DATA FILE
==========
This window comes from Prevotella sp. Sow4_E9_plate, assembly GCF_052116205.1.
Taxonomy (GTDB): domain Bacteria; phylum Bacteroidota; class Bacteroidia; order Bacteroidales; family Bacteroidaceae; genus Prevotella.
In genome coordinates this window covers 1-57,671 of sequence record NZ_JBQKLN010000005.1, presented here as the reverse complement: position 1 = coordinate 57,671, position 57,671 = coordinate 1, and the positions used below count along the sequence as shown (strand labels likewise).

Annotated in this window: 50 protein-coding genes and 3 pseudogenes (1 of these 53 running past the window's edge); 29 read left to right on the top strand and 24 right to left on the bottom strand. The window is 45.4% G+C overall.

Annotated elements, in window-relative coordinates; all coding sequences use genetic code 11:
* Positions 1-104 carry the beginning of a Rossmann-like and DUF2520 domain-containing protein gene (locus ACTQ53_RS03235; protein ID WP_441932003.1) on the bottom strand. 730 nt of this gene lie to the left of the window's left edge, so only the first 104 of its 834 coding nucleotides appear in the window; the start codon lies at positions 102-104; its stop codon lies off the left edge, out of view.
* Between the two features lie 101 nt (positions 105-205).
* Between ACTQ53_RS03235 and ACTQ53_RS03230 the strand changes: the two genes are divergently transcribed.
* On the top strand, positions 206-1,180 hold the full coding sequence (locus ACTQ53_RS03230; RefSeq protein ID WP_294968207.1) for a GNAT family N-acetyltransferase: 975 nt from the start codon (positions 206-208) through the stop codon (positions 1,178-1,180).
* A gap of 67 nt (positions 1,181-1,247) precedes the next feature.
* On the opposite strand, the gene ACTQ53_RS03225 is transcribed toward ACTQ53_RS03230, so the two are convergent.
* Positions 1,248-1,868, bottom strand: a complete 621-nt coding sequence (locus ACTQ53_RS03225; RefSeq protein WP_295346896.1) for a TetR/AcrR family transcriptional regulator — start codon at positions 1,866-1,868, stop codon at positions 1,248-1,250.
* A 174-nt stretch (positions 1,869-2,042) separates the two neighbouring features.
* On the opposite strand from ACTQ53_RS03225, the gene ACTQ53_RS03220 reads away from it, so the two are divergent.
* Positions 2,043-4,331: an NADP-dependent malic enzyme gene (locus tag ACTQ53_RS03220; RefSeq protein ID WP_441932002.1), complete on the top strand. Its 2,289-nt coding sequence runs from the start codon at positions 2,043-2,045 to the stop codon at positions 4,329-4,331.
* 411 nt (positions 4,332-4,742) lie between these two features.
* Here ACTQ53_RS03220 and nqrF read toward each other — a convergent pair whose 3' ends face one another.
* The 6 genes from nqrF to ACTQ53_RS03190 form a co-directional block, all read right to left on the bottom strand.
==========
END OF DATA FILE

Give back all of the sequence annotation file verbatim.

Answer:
This window comes from Prevotella sp. Sow4_E9_plate, assembly GCF_052116205.1.
Taxonomy (GTDB): domain Bacteria; phylum Bacteroidota; class Bacteroidia; order Bacteroidales; family Bacteroidaceae; genus Prevotella.
In genome coordinates this window covers 1-57,671 of sequence record NZ_JBQKLN010000005.1, presented here as the reverse complement: position 1 = coordinate 57,671, position 57,671 = coordinate 1, and the positions used below count along the sequence as shown (strand labels likewise).

Annotated in this window: 50 protein-coding genes and 3 pseudogenes (1 of these 53 running past the window's edge); 29 read left to right on the top strand and 24 right to left on the bottom strand. The window is 45.4% G+C overall.

Annotated elements, in window-relative coordinates; all coding sequences use genetic code 11:
* Positions 1-104 carry the beginning of a Rossmann-like and DUF2520 domain-containing protein gene (locus ACTQ53_RS03235; protein ID WP_441932003.1) on the bottom strand. 730 nt of this gene lie to the left of the window's left edge, so only the first 104 of its 834 coding nucleotides appear in the window; the start codon lies at positions 102-104; its stop codon lies off the left edge, out of view.
* Between the two features lie 101 nt (positions 105-205).
* Between ACTQ53_RS03235 and ACTQ53_RS03230 the strand changes: the two genes are divergently transcribed.
* On the top strand, positions 206-1,180 hold the full coding sequence (locus ACTQ53_RS03230; RefSeq protein ID WP_294968207.1) for a GNAT family N-acetyltransferase: 975 nt from the start codon (positions 206-208) through the stop codon (positions 1,178-1,180).
* A gap of 67 nt (positions 1,181-1,247) precedes the next feature.
* On the opposite strand, the gene ACTQ53_RS03225 is transcribed toward ACTQ53_RS03230, so the two are convergent.
* Positions 1,248-1,868, bottom strand: a complete 621-nt coding sequence (locus ACTQ53_RS03225; RefSeq protein WP_295346896.1) for a TetR/AcrR family transcriptional regulator — start codon at positions 1,866-1,868, stop codon at positions 1,248-1,250.
* A 174-nt stretch (positions 1,869-2,042) separates the two neighbouring features.
* On the opposite strand from ACTQ53_RS03225, the gene ACTQ53_RS03220 reads away from it, so the two are divergent.
* Positions 2,043-4,331: an NADP-dependent malic enzyme gene (locus tag ACTQ53_RS03220; RefSeq protein ID WP_441932002.1), complete on the top strand. Its 2,289-nt coding sequence runs from the start codon at positions 2,043-2,045 to the stop codon at positions 4,329-4,331.
* 411 nt (positions 4,332-4,742) lie between these two features.
* Here ACTQ53_RS03220 and nqrF read toward each other — a convergent pair whose 3' ends face one another.
* The 6 genes from nqrF to ACTQ53_RS03190 form a co-directional block, all read right to left on the bottom strand.